The University of Wolverhampton

BA (Hons)Deaf Studies and English

Why choose this course?

The Deaf Studies and English integrated joint offers students the chance to explore a range of social and language-related topics in a stimulating and multi-cultural environment. By means of high quality teaching and a flexible, responsive and vocationally relevant curriculum, students will learn to identify and understand the challenges faced by deaf people, and gain a detailed knowledge of the history and interpretation of literary texts.

Students will have opportunities to consider a variety of issues and perspectives surrounding working with deaf people. They will study current policies, laws, procedures and practices to develop professional strategies useful for their future working lives. They will also learn how literary meaning is created through both the formal structures and conventions of literary texts and the formation of cultural norms and values.

The programme will develop a range of subject specific and transferable skills, including higher- order conceptual and communication skills, enterprise, digital literacy and IT awareness, all of which are of immense value in graduate employment. The course fosters cooperative and independent work, as well as critical reflection.

What happens on the course?

Your first year of Deaf Studies will give you knowledge of deafness and the lives of deaf people. Communication issues especially learning British Sign Language will support your understanding of minority and diverse groups in society. In your second year you will acquire the skills needed to research the experiences of deaf/disabled children and adults. In the final year students will learn Deaf Blind Communication, Guiding Policies and Practice. Final-year studies include a full analysis of critical issues affecting the lives of deaf/disabled people.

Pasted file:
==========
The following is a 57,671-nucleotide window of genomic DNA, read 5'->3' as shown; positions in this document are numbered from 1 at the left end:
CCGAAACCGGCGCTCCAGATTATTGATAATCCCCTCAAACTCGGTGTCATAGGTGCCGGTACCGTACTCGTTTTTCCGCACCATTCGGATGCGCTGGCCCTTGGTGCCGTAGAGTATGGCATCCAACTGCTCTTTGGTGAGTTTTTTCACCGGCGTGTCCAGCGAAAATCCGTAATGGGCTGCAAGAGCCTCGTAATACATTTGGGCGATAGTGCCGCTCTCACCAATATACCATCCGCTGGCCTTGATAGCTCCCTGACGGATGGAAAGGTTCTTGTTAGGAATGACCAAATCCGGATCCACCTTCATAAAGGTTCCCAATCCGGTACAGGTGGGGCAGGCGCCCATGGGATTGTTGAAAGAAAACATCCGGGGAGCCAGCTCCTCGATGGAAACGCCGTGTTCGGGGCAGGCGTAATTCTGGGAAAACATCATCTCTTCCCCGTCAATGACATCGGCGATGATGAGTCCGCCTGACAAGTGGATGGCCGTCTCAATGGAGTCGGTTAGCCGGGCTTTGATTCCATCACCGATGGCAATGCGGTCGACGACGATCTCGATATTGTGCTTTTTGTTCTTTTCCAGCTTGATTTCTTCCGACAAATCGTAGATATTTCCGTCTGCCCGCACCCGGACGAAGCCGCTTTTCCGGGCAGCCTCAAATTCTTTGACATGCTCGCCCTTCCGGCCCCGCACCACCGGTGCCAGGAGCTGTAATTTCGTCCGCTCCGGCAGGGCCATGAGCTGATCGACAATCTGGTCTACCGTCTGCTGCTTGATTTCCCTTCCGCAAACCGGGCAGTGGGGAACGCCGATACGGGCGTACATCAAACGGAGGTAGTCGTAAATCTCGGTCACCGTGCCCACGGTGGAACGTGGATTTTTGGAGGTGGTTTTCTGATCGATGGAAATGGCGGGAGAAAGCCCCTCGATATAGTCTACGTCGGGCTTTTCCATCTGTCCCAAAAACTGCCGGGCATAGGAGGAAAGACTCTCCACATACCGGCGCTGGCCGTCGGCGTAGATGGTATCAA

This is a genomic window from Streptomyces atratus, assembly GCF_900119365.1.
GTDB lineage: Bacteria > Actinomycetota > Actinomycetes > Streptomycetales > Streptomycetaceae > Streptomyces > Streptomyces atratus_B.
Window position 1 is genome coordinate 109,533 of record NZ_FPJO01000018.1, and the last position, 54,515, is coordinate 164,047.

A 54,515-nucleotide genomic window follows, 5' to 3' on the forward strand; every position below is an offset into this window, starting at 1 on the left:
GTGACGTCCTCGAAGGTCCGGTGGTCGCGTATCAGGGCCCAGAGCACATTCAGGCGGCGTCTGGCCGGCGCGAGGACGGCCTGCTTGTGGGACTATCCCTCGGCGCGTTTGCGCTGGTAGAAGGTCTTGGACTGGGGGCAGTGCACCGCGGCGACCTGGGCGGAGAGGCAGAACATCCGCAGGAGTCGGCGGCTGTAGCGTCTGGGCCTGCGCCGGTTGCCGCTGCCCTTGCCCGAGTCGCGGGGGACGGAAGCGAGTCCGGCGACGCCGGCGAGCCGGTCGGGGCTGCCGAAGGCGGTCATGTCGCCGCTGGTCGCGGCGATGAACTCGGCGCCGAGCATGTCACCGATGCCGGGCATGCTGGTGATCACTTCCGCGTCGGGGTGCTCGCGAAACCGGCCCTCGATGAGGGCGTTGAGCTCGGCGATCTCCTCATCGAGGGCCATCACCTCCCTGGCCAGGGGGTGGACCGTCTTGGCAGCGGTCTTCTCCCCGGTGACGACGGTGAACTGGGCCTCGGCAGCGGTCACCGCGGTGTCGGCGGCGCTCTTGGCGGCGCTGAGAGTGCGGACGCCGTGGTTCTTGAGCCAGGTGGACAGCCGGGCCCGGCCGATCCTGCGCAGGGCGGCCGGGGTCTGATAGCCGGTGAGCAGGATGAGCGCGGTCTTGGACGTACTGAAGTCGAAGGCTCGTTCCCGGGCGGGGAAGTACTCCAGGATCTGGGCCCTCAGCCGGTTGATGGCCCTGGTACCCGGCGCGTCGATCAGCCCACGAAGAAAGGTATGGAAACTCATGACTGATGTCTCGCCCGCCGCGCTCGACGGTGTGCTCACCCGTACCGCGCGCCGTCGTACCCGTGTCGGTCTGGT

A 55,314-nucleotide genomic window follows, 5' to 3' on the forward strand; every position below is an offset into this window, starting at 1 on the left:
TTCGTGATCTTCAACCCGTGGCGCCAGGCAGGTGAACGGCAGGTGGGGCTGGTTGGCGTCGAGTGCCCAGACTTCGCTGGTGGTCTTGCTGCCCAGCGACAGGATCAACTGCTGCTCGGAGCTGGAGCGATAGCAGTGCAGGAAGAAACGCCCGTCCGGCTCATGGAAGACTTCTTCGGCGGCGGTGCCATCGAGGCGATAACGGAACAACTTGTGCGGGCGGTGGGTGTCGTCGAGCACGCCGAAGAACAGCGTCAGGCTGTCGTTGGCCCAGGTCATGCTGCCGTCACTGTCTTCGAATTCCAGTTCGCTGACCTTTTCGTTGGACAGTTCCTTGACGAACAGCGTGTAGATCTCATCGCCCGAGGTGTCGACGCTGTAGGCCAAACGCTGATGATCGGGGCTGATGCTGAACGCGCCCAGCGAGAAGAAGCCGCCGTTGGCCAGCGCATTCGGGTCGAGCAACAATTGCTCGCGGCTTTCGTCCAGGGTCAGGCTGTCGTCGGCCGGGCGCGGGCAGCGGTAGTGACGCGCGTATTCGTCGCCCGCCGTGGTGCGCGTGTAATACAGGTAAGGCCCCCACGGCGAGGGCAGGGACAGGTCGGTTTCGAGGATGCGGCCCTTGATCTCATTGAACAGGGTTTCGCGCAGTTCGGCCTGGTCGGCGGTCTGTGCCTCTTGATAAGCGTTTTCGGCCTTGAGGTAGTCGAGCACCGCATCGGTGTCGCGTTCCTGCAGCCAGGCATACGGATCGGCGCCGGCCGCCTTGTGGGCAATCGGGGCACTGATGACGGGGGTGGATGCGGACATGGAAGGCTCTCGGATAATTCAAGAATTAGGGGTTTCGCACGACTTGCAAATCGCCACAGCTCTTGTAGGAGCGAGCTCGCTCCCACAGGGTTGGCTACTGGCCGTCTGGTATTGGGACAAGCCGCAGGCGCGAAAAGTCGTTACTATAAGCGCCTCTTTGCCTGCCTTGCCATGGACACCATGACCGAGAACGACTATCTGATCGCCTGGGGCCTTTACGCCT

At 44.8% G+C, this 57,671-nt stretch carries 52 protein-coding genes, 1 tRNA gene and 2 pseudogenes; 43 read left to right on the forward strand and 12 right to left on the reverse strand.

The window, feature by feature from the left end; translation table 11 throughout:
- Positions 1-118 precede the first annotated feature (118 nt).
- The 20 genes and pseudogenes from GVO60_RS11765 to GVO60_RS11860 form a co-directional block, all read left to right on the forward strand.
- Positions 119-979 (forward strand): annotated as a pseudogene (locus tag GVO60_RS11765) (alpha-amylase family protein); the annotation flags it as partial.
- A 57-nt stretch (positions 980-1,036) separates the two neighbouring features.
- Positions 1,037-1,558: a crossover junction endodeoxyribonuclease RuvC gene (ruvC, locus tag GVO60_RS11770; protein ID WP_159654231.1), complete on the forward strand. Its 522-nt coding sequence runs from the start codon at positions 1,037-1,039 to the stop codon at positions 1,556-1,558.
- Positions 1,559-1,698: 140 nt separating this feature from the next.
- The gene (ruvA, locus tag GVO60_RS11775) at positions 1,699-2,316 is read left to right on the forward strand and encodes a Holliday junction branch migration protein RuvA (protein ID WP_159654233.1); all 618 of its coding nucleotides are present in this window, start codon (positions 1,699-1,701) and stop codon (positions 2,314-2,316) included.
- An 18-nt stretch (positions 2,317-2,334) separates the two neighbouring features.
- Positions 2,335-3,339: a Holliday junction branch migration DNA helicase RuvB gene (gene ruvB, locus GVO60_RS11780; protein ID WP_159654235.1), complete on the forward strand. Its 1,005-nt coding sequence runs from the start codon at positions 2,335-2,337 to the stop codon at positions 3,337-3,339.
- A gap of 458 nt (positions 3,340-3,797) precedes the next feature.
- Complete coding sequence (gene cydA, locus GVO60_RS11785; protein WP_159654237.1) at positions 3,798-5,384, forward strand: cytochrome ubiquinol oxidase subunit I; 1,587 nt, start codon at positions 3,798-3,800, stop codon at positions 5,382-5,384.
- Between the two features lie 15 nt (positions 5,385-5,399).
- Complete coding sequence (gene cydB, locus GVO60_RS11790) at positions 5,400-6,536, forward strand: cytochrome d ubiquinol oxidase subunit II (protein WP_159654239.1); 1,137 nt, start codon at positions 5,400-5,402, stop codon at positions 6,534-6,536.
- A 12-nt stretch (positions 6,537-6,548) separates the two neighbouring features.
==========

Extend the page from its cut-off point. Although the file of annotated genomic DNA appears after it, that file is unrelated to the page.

Core modules in English in the first year will introduce approaches to literature in its historical context, author-studies, reception and interpretation and as a source of individual and national identity.

In the second and third year, a range of optional modules encourage students to develop personal interests in literature from Shakespeare and Milton to American writing and the literature of deviance and transgression.

Throughout the programme, students have the option to elect English language modules exploring topics such as regional and national variations or discourse analysis to complement their literary studies.

Year 1 (Level 4)

Semester 1

Semester 2

4EN001 Reading Literature


4EN002 The Story of English

4DF007 Introduction of Deaf Identities and BSL


4DF008 Deaf People Today & introduction to BSL part 2

4IG003 Introduction to Sign Linguistics

4GK006 Success in HE

4HU001 Myth

4HU003 First Year Seminars

4WL002 Basic Language

4WL003 Elementary Language


4GK006 Success in HE

4GK004 Volunteering in the Community

4HU002 Popular Culture

4HU003 First Year Seminars

4WL002 Basic Language

4WL003 Elementary Language

Year 2 (Level 5)

Semester 1

Semester 2

5EN007 Children’s Literature


5EN006 American Literatures

5DF004 BSL: People and Places Part 1 & Research into Language Development and Deafness


5DF005 BSL: People and Places Part 2 Deaf Blind Policy and Practice